Beth Givens, PRC Director
Beginning on July 1, state government agencies as well as companies and nonprofit organizations regardless of geographic location must notify California customers if personal information maintained in computerized data files have been compromised by unauthorized access.
California consumers must be notified when their name is illegitimately obtained from a server or database with other personal information such as their Social Security number, driver's license number, account number, credit or debit card number, or security code or password for accessing their financial account.
Beth Givens, Director of the Privacy Rights Clearinghouse stated, "In the past, companies usually did not notify their customers when their electronic data had been compromised, subsequently leaving them at risk for identity theft or financial fraud. Now individuals can take the appropriate proactive steps to safeguard their financial health when they learn that their information may have been accessed by hackers or unauthorized employees."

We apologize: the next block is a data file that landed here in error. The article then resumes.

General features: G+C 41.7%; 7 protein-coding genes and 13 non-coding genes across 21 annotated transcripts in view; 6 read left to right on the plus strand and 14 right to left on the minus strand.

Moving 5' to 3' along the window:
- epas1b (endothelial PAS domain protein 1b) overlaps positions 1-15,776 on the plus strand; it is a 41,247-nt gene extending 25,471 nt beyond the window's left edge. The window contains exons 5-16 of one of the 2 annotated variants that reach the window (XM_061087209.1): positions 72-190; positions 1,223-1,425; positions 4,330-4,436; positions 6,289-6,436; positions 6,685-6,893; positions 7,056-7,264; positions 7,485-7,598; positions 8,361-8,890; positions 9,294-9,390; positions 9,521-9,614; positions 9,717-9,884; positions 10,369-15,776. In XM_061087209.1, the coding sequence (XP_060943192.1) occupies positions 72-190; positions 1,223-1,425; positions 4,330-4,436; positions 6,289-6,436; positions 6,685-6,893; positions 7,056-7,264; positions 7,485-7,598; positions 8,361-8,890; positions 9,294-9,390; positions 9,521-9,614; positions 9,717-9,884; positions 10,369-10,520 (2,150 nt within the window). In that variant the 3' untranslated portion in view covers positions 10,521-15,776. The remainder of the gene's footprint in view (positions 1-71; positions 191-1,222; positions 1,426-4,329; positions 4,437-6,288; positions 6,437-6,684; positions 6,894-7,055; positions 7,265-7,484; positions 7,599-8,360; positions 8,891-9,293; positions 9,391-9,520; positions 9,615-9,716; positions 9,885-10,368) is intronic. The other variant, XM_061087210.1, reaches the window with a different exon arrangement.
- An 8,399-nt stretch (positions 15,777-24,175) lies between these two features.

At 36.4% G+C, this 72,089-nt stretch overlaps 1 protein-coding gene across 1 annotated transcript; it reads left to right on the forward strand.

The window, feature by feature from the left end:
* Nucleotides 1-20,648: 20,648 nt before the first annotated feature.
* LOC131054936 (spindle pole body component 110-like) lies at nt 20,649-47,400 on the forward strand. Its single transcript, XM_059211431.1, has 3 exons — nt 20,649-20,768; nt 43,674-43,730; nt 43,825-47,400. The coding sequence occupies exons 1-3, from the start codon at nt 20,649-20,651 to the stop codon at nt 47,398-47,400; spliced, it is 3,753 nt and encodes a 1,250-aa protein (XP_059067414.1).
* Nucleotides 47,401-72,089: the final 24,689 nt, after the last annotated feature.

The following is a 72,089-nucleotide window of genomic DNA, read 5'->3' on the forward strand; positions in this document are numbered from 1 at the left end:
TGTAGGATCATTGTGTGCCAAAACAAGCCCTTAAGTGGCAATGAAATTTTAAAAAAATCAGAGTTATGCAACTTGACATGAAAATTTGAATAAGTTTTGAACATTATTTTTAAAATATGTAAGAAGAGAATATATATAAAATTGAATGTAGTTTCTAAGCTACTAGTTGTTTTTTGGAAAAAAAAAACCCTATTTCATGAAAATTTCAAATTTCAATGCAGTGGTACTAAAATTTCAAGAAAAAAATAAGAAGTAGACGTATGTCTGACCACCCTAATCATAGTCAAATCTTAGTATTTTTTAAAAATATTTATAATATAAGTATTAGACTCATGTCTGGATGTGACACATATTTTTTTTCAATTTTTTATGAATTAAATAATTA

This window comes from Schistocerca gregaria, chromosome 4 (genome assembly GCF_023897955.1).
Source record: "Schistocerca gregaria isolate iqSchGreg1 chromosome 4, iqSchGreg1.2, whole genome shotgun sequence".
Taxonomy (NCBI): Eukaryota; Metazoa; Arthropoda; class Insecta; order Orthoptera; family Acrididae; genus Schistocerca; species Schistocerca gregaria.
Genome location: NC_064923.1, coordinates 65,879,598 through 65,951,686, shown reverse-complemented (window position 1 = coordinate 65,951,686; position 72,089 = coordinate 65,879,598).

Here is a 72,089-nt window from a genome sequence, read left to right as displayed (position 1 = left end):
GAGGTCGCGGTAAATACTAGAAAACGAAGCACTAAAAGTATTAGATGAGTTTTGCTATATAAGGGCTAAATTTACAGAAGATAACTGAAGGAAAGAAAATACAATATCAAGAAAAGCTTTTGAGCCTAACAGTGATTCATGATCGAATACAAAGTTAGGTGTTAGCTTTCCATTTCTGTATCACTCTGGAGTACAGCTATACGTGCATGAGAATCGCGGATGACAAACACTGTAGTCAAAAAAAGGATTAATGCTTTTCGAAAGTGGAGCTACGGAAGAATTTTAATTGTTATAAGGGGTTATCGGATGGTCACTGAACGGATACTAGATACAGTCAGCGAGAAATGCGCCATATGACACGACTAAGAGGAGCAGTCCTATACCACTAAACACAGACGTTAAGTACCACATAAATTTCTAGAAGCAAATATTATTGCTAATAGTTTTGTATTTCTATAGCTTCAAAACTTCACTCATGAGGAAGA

According to Givens, many consumers do not find out that their information has been compromised until it is too late, for instance when they are contacted by a collection agency, are denied credit, or when their financial accounts are drained. In most instances, consumers remain in the dark about how their information got into the wrong hands.
Givens continued, "Public disclosure of lax security procedures means unwelcome publicity for government agencies and businesses alike. To avoid the negative backlash from having to notify customers to hacking or dishonest employees, companies are focusing on the importance of protecting personal information. This law mandates good corporate stewardship of customer information, not just for businesses located in California, but for any entity that has personal information about Californians."
The details of this law are covered in California Civil Code Sections 1798.29 and 1798.82, accessible at: